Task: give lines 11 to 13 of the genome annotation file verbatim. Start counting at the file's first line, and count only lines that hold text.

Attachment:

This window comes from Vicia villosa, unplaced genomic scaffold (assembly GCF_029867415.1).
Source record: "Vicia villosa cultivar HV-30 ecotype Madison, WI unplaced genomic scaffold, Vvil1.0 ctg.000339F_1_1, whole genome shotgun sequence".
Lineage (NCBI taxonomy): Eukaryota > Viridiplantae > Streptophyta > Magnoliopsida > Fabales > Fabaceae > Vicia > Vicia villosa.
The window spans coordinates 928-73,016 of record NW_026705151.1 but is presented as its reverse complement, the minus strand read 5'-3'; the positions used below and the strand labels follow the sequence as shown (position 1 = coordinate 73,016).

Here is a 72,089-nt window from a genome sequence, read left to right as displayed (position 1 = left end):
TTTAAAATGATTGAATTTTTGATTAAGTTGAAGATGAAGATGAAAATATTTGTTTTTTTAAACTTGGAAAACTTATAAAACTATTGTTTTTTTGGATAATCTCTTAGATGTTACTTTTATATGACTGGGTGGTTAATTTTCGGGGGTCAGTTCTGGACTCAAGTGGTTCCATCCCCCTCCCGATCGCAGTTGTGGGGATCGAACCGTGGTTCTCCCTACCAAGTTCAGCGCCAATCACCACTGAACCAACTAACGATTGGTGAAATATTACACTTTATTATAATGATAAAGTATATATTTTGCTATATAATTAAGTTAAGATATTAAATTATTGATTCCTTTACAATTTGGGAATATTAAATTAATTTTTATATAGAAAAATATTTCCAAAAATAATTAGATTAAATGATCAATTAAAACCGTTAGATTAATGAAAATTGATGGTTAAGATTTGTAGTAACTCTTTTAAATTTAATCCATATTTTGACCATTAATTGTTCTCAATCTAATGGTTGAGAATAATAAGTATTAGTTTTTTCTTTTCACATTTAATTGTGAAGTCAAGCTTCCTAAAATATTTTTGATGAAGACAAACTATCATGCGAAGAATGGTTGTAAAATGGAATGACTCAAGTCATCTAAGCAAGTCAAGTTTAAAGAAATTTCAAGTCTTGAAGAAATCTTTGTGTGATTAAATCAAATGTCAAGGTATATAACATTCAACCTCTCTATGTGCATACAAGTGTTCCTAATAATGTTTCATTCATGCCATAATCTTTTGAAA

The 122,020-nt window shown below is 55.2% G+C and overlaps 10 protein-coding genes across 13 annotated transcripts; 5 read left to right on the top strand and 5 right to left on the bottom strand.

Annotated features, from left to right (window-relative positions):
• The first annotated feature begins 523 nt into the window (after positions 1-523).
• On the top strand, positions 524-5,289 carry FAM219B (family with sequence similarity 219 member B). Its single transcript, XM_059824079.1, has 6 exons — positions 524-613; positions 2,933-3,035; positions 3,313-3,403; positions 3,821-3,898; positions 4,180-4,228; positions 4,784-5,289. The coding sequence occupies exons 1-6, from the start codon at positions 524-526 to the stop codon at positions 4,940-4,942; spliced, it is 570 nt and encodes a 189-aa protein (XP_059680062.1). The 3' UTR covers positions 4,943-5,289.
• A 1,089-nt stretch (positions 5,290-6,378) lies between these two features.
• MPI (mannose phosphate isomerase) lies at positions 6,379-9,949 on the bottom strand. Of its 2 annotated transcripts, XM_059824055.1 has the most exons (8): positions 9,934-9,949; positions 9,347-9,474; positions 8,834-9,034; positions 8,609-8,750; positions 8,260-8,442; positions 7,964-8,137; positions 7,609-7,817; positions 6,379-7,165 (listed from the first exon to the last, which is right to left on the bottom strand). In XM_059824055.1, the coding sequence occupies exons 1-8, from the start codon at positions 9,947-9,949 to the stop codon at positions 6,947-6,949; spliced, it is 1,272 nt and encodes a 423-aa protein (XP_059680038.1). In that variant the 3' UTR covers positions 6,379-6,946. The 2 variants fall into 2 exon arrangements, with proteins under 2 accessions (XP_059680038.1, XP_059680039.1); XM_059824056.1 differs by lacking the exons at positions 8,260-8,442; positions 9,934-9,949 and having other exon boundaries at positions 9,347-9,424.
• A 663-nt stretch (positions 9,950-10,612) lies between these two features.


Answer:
• A 1,089-nt stretch (positions 5,290-6,378) lies between these two features.
• MPI (mannose phosphate isomerase) lies at positions 6,379-9,949 on the bottom strand. Of its 2 annotated transcripts, XM_059824055.1 has the most exons (8): positions 9,934-9,949; positions 9,347-9,474; positions 8,834-9,034; positions 8,609-8,750; positions 8,260-8,442; positions 7,964-8,137; positions 7,609-7,817; positions 6,379-7,165 (listed from the first exon to the last, which is right to left on the bottom strand). In XM_059824055.1, the coding sequence occupies exons 1-8, from the start codon at positions 9,947-9,949 to the stop codon at positions 6,947-6,949; spliced, it is 1,272 nt and encodes a 423-aa protein (XP_059680038.1). In that variant the 3' UTR covers positions 6,379-6,946. The 2 variants fall into 2 exon arrangements, with proteins under 2 accessions (XP_059680038.1, XP_059680039.1); XM_059824056.1 differs by lacking the exons at positions 8,260-8,442; positions 9,934-9,949 and having other exon boundaries at positions 9,347-9,424.
• A 663-nt stretch (positions 9,950-10,612) lies between these two features.